8. ^ Hilgers, FJ; Ackerstaff AH; Balm AJ; Tan IB; Aaronson NK; Persson JO (1997). "Development and clinical evaluation of a second-generation voice prosthesis (Provox 2), designed for anterograde and retrograde insertion". Acta Otolaryngol. 117 (6): 889–896. doi:10.3109/00016489709114220. PMID 9442833.
  9. ^ Hilgers FJ, Ackerstaff AH, Balm AJ, Van den Brekel MW, Bing Tan I, Persson JO (2003). "A new problem-solving indwelling voice prosthesis, eliminating the need for frequent Candida- and "underpressure"-related replacements: Provox ActiValve". Acta Otolaryngol. 123 (8): 972–979. doi:10.1080/00016480310015371. PMID 14606602. S2CID 24797860.
  10. ^ a b Hancock, K; Houghton B; As-Brooks CJ; Coman W (2005). "First clinical experience with a new non-indwelling voice prosthesis (Provox NID) for voice rehabilitation after total laryngectomy". Acta Otolaryngol. 125 (9): 981–990. doi:10.1080/00016480510043486. PMID 16109676. S2CID 10957879.
  11. ^ Kress, P; Schafer P; Schwerdtfeger FP; Roesler S (2007). "Measurement and comparison of in vitro air-flow characteristics of the most frequently used European indwelling voice prostheses types". 6th European Congress of Oto-Rhino-Laryngology Head and Neck Surgery, June 30 - July 4, 2007, Vienna, Austria.
  12. ^ a b Hilgers FJ, Ackerstaff AH, et al. (2010). "Clinical phase I/feasibility study of the next generation indwelling Provox voice prosthesis (Provox Vega)". Acta Otolaryngol. 130 (4): 511–519. doi:10.3109/00016480903283766. PMID 19895334. S2CID 22637671.
  13. ^ Hilgers, FJ; Ackerstaff AH; Jacobi I; Balm AJ; Tan IB; Van den Brekel MW (2010). "Prospective clinical phase II study of two new indwelling voice prostheses (Provox Vega 22.5 and 20 Fr) and a novel anterograde insertion device (Provox Smart Inserter)". Laryngoscope. 120 (6): 1135–1143. doi:10.1002/lary.20925. PMID 20513030. S2CID 206197136.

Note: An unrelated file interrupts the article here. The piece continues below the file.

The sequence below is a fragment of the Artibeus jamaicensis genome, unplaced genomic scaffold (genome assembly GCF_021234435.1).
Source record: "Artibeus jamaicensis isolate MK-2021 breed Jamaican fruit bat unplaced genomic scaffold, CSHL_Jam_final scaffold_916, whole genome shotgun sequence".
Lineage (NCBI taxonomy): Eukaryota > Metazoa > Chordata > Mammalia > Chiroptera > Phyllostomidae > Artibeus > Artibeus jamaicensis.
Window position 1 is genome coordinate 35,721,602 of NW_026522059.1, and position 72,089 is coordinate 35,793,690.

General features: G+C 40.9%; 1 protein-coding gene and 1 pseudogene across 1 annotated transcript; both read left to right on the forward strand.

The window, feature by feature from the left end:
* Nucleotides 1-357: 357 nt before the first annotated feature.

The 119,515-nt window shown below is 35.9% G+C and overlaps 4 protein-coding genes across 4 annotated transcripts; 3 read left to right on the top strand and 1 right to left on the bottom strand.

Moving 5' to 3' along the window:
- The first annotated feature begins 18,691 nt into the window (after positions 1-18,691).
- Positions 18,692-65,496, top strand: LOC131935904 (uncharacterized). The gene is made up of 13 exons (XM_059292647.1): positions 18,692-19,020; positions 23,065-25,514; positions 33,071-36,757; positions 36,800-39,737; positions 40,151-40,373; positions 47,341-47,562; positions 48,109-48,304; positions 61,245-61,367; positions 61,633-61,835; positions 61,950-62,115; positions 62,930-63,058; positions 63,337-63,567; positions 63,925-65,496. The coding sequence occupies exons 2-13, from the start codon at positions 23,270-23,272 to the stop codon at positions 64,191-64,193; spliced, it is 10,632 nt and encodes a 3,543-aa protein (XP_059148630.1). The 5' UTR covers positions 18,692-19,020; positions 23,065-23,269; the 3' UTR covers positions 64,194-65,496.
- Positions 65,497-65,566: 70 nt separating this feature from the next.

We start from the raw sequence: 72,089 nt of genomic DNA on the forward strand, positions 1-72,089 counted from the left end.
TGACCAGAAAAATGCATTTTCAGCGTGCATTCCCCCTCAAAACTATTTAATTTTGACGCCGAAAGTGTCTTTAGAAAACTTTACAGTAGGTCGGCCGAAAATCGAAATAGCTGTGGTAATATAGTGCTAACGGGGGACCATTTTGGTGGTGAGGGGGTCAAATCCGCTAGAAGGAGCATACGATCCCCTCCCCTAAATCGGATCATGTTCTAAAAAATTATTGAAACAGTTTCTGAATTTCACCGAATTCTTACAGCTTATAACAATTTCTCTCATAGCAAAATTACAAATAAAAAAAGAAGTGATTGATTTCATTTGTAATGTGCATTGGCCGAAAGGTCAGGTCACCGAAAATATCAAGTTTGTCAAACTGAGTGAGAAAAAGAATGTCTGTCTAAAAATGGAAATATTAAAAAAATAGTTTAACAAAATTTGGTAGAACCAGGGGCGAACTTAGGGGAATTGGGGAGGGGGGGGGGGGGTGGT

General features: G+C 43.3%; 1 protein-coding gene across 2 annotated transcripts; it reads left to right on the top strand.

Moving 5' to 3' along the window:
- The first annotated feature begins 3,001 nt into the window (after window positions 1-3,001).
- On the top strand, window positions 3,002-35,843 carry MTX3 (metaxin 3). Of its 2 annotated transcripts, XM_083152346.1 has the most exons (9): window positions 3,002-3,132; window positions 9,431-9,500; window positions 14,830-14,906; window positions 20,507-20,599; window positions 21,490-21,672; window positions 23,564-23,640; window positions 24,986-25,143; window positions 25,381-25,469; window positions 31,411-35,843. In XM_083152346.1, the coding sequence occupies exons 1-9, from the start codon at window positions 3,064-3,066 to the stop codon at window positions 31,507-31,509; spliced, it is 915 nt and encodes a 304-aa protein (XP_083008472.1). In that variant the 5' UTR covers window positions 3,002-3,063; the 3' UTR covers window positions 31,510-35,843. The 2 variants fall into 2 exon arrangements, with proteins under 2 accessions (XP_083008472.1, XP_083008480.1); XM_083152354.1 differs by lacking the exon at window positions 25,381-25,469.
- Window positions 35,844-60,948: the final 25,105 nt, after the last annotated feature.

14. ^ Ward, EC; Hancock K; Lawson N; van As-Brooks CJ (2011). "Perceptual characteristics of tracheoesophageal speech production using the new indwelling Provox Vega voice prosthesis: a randomized controlled crossover trial". Head Neck. 33 (1): 13–19. doi:10.1002/hed.21389. PMID 20848411. S2CID 37769520.
  15. ^ Hilgers FJ, Ackerstaff AH, et al. (2010). "Clinical phase I/feasibility study of the next generation indwelling Provox voice prosthesis (Provox Vega)". Acta Otolaryngol. 130 (4): 511–9. doi:10.3109/00016480903283766. PMID 19895334. S2CID 22637671.
  16. ^ Soolsma, J; Van den Brekel MW; Ackerstaff AH; Balm AJ; Tan B; Hilgers FJ (2008). "Long-term results of Provox ActiValve, solving the problem of frequent candida- and "underpressure"-related voice prosthesis replacements" (PDF). Laryngoscope. 118 (2): 252–257. doi:10.1097/MLG.0b013e318159ebde. PMID 18090869. S2CID 221019846.